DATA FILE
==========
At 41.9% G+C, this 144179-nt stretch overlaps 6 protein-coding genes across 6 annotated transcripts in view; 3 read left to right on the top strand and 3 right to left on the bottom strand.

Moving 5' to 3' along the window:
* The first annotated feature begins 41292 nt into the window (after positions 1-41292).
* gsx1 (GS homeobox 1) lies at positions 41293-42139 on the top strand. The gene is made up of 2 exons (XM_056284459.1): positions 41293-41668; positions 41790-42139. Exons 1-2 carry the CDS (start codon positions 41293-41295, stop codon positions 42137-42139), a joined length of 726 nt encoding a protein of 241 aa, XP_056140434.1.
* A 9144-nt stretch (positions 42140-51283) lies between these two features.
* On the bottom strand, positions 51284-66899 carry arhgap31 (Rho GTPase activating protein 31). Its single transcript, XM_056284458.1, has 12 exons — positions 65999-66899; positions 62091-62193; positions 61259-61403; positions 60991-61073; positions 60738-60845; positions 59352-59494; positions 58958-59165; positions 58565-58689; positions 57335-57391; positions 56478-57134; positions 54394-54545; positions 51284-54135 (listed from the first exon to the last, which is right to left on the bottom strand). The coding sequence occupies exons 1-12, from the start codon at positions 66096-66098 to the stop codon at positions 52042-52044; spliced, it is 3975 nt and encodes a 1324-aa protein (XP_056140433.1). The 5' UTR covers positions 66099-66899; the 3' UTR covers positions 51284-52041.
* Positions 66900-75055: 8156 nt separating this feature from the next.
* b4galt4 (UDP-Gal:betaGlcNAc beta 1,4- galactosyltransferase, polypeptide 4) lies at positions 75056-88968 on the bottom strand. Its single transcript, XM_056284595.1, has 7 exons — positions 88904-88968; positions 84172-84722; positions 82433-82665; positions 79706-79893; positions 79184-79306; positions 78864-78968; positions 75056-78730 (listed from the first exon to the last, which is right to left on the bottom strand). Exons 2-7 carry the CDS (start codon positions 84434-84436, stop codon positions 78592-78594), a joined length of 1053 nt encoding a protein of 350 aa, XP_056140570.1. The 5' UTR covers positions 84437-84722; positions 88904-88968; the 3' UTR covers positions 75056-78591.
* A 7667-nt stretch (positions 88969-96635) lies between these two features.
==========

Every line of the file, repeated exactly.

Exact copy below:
At 41.9% G+C, this 144179-nt stretch overlaps 6 protein-coding genes across 6 annotated transcripts in view; 3 read left to right on the top strand and 3 right to left on the bottom strand.

Moving 5' to 3' along the window:
* The first annotated feature begins 41292 nt into the window (after positions 1-41292).
* gsx1 (GS homeobox 1) lies at positions 41293-42139 on the top strand. The gene is made up of 2 exons (XM_056284459.1): positions 41293-41668; positions 41790-42139. Exons 1-2 carry the CDS (start codon positions 41293-41295, stop codon positions 42137-42139), a joined length of 726 nt encoding a protein of 241 aa, XP_056140434.1.
* A 9144-nt stretch (positions 42140-51283) lies between these two features.
* On the bottom strand, positions 51284-66899 carry arhgap31 (Rho GTPase activating protein 31). Its single transcript, XM_056284458.1, has 12 exons — positions 65999-66899; positions 62091-62193; positions 61259-61403; positions 60991-61073; positions 60738-60845; positions 59352-59494; positions 58958-59165; positions 58565-58689; positions 57335-57391; positions 56478-57134; positions 54394-54545; positions 51284-54135 (listed from the first exon to the last, which is right to left on the bottom strand). The coding sequence occupies exons 1-12, from the start codon at positions 66096-66098 to the stop codon at positions 52042-52044; spliced, it is 3975 nt and encodes a 1324-aa protein (XP_056140433.1). The 5' UTR covers positions 66099-66899; the 3' UTR covers positions 51284-52041.
* Positions 66900-75055: 8156 nt separating this feature from the next.
* b4galt4 (UDP-Gal:betaGlcNAc beta 1,4- galactosyltransferase, polypeptide 4) lies at positions 75056-88968 on the bottom strand. Its single transcript, XM_056284595.1, has 7 exons — positions 88904-88968; positions 84172-84722; positions 82433-82665; positions 79706-79893; positions 79184-79306; positions 78864-78968; positions 75056-78730 (listed from the first exon to the last, which is right to left on the bottom strand). Exons 2-7 carry the CDS (start codon positions 84434-84436, stop codon positions 78592-78594), a joined length of 1053 nt encoding a protein of 350 aa, XP_056140570.1. The 5' UTR covers positions 84437-84722; positions 88904-88968; the 3' UTR covers positions 75056-78591.
* A 7667-nt stretch (positions 88969-96635) lies between these two features.